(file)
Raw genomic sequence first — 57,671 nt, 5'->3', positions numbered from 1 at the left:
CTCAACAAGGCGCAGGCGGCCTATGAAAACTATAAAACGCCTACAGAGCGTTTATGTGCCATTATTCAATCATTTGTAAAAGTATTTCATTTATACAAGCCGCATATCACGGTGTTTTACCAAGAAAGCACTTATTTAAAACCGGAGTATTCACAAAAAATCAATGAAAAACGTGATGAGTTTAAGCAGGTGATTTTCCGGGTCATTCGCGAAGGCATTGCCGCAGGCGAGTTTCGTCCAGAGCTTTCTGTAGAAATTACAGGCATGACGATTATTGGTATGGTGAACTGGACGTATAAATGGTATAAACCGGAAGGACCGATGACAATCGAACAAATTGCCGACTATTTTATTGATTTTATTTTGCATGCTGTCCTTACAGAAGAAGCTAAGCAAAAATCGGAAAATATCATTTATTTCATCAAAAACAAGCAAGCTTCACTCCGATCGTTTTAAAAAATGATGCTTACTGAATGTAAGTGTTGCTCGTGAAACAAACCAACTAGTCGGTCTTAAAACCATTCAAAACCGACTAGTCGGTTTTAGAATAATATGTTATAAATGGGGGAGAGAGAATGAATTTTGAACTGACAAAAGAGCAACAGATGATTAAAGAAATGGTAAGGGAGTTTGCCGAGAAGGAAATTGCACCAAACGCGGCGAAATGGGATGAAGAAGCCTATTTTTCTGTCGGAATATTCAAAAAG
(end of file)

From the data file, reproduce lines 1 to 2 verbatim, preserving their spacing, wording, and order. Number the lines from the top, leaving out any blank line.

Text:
Raw genomic sequence first — 57,671 nt, 5'->3', positions numbered from 1 at the left:
CTCAACAAGGCGCAGGCGGCCTATGAAAACTATAAAACGCCTACAGAGCGTTTATGTGCCATTATTCAATCATTTGTAAAAGTATTTCATTTATACAAGCCGCATATCACGGTGTTTTACCAAGAAAGCACTTATTTAAAACCGGAGTATTCACAAAAAATCAATGAAAAACGTGATGAGTTTAAGCAGGTGATTTTCCGGGTCATTCGCGAAGGCATTGCCGCAGGCGAGTTTCGTCCAGAGCTTTCTGTAGAAATTACAGGCATGACGATTATTGGTATGGTGAACTGGACGTATAAATGGTATAAACCGGAAGGACCGATGACAATCGAACAAATTGCCGACTATTTTATTGATTTTATTTTGCATGCTGTCCTTACAGAAGAAGCTAAGCAAAAATCGGAAAATATCATTTATTTCATCAAAAACAAGCAAGCTTCACTCCGATCGTTTTAAAAAATGATGCTTACTGAATGTAAGTGTTGCTCGTGAAACAAACCAACTAGTCGGTCTTAAAACCATTCAAAACCGACTAGTCGGTTTTAGAATAATATGTTATAAATGGGGGAGAGAGAATGAATTTTGAACTGACAAAAGAGCAACAGATGATTAAAGAAATGGTAAGGGAGTTTGCCGAGAAGGAAATTGCACCAAACGCGGCGAAATGGGATGAAGAAGCCTATTTTTCTGTCGGAATATTCAAAAAG